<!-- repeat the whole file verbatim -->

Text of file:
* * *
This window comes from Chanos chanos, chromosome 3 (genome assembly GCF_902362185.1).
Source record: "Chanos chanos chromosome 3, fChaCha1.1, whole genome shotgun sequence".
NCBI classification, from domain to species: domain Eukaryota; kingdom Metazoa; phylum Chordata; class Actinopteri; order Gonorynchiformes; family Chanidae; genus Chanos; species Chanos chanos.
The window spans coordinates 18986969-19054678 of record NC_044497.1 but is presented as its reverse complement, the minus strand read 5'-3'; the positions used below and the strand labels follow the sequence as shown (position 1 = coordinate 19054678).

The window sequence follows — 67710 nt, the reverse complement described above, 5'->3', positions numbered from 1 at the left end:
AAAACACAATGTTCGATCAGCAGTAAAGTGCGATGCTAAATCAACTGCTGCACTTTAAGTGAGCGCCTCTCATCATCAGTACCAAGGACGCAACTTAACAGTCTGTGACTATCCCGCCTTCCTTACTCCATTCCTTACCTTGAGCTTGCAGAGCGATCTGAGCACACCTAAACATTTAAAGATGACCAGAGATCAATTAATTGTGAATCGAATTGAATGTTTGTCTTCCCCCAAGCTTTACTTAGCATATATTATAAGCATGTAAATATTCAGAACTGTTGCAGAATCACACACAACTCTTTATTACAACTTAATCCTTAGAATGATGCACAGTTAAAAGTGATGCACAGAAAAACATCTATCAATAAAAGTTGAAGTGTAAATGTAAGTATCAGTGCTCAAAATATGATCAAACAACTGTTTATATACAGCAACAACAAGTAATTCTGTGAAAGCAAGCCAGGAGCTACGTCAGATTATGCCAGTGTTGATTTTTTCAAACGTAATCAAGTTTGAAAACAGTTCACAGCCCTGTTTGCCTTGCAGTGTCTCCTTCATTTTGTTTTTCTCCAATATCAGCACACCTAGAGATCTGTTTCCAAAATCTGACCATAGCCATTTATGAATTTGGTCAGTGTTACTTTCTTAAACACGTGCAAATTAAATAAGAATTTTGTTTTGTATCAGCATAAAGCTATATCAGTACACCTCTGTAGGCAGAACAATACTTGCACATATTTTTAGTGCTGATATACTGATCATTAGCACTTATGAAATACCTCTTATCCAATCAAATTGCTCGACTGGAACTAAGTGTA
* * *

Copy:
This window comes from Chanos chanos, chromosome 3 (genome assembly GCF_902362185.1).
Source record: "Chanos chanos chromosome 3, fChaCha1.1, whole genome shotgun sequence".
NCBI classification, from domain to species: domain Eukaryota; kingdom Metazoa; phylum Chordata; class Actinopteri; order Gonorynchiformes; family Chanidae; genus Chanos; species Chanos chanos.
The window spans coordinates 18986969-19054678 of record NC_044497.1 but is presented as its reverse complement, the minus strand read 5'-3'; the positions used below and the strand labels follow the sequence as shown (position 1 = coordinate 19054678).

The window sequence follows — 67710 nt, the reverse complement described above, 5'->3', positions numbered from 1 at the left end:
AAAACACAATGTTCGATCAGCAGTAAAGTGCGATGCTAAATCAACTGCTGCACTTTAAGTGAGCGCCTCTCATCATCAGTACCAAGGACGCAACTTAACAGTCTGTGACTATCCCGCCTTCCTTACTCCATTCCTTACCTTGAGCTTGCAGAGCGATCTGAGCACACCTAAACATTTAAAGATGACCAGAGATCAATTAATTGTGAATCGAATTGAATGTTTGTCTTCCCCCAAGCTTTACTTAGCATATATTATAAGCATGTAAATATTCAGAACTGTTGCAGAATCACACACAACTCTTTATTACAACTTAATCCTTAGAATGATGCACAGTTAAAAGTGATGCACAGAAAAACATCTATCAATAAAAGTTGAAGTGTAAATGTAAGTATCAGTGCTCAAAATATGATCAAACAACTGTTTATATACAGCAACAACAAGTAATTCTGTGAAAGCAAGCCAGGAGCTACGTCAGATTATGCCAGTGTTGATTTTTTCAAACGTAATCAAGTTTGAAAACAGTTCACAGCCCTGTTTGCCTTGCAGTGTCTCCTTCATTTTGTTTTTCTCCAATATCAGCACACCTAGAGATCTGTTTCCAAAATCTGACCATAGCCATTTATGAATTTGGTCAGTGTTACTTTCTTAAACACGTGCAAATTAAATAAGAATTTTGTTTTGTATCAGCATAAAGCTATATCAGTACACCTCTGTAGGCAGAACAATACTTGCACATATTTTTAGTGCTGATATACTGATCATTAGCACTTATGAAATACCTCTTATCCAATCAAATTGCTCGACTGGAACTAAGTGTA